It has been argued that there have been no fatalities on the roads caused by fatigue with Jersey bus drivers. But how many accidents have their been? I was once on a bus which was in a collision with a car by La Moye Garage, and I never remember reading about it in the paper. Of course, buses are built with solid plates, and I don't think it sustained much in the way of dents, unlike the car.
Moreover, is that a good argument? In the days before drink-driving regulations, I knew people who argued that they could "hold their drink", and had never had an accident driving. I don't think that's an acceptable argument against drink-driving regulations, and neither do I think that excessive hours should be ignored just because there has not been a fatality. Are we to wait until there is one before taking action?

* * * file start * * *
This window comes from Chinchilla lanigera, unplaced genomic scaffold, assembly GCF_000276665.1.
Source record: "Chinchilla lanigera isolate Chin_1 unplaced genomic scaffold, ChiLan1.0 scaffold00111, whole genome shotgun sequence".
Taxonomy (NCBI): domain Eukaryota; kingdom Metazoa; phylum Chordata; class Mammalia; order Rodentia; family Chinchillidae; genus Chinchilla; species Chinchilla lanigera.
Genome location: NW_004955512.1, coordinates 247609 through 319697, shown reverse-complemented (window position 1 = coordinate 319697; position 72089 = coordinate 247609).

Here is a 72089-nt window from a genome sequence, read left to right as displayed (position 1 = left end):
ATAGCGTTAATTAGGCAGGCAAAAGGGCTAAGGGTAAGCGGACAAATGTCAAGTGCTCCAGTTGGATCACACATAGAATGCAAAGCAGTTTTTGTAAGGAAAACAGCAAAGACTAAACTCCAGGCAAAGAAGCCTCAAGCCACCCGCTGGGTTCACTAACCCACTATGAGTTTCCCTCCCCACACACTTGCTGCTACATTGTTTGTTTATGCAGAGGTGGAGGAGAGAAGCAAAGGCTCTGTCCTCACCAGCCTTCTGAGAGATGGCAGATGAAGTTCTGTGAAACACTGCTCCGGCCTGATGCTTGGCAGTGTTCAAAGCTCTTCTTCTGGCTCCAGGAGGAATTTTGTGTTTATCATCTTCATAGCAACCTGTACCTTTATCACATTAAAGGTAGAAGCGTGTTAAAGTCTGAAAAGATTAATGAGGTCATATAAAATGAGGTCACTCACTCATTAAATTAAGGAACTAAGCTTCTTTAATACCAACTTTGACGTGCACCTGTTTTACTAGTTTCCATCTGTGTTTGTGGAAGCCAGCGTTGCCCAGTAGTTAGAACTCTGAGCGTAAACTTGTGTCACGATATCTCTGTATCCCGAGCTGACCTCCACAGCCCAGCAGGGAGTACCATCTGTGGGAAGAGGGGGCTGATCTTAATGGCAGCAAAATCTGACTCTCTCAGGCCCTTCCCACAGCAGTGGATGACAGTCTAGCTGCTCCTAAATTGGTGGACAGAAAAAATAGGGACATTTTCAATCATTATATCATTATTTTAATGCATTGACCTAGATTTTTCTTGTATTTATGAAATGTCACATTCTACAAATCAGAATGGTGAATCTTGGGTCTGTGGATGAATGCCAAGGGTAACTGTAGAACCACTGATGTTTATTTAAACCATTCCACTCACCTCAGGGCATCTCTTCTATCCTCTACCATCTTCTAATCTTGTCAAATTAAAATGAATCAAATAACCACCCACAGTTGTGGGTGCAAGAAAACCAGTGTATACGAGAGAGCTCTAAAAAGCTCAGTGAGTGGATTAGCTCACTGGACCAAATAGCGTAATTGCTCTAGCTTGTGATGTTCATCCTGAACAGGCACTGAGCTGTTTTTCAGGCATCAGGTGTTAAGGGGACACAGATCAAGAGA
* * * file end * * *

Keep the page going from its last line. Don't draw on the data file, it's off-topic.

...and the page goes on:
Facebook users clearly don't like the idea:
"Who wants driver who's worked for 70 hours taking their kids home from school?"
"Would I want someone driving my child around, who has already worked 65 hours that week? End of the week, getting tired and miserable?"
"Are you actually defending people who want to drive for 70 hours a week just for the lucrative overtime money, and to hell with the safety aspect?
And finally, while striking is a basic right of employees, I would like to see some social responsibility as well. It may inconvenience adults, but does a strike really have to inconvenience school children as well? Can't the strikers consider - for the future - that they will still get their point across very clearly by a main passenger strike, but stopping school buses is not needed for that point. To strike is a basic workers right, but let's have some social responsibility as well. Do you really need to penalise school children to get your point across?
(1) "Working Long Hours" (2003) Joanne White MSc, Johanna Beswick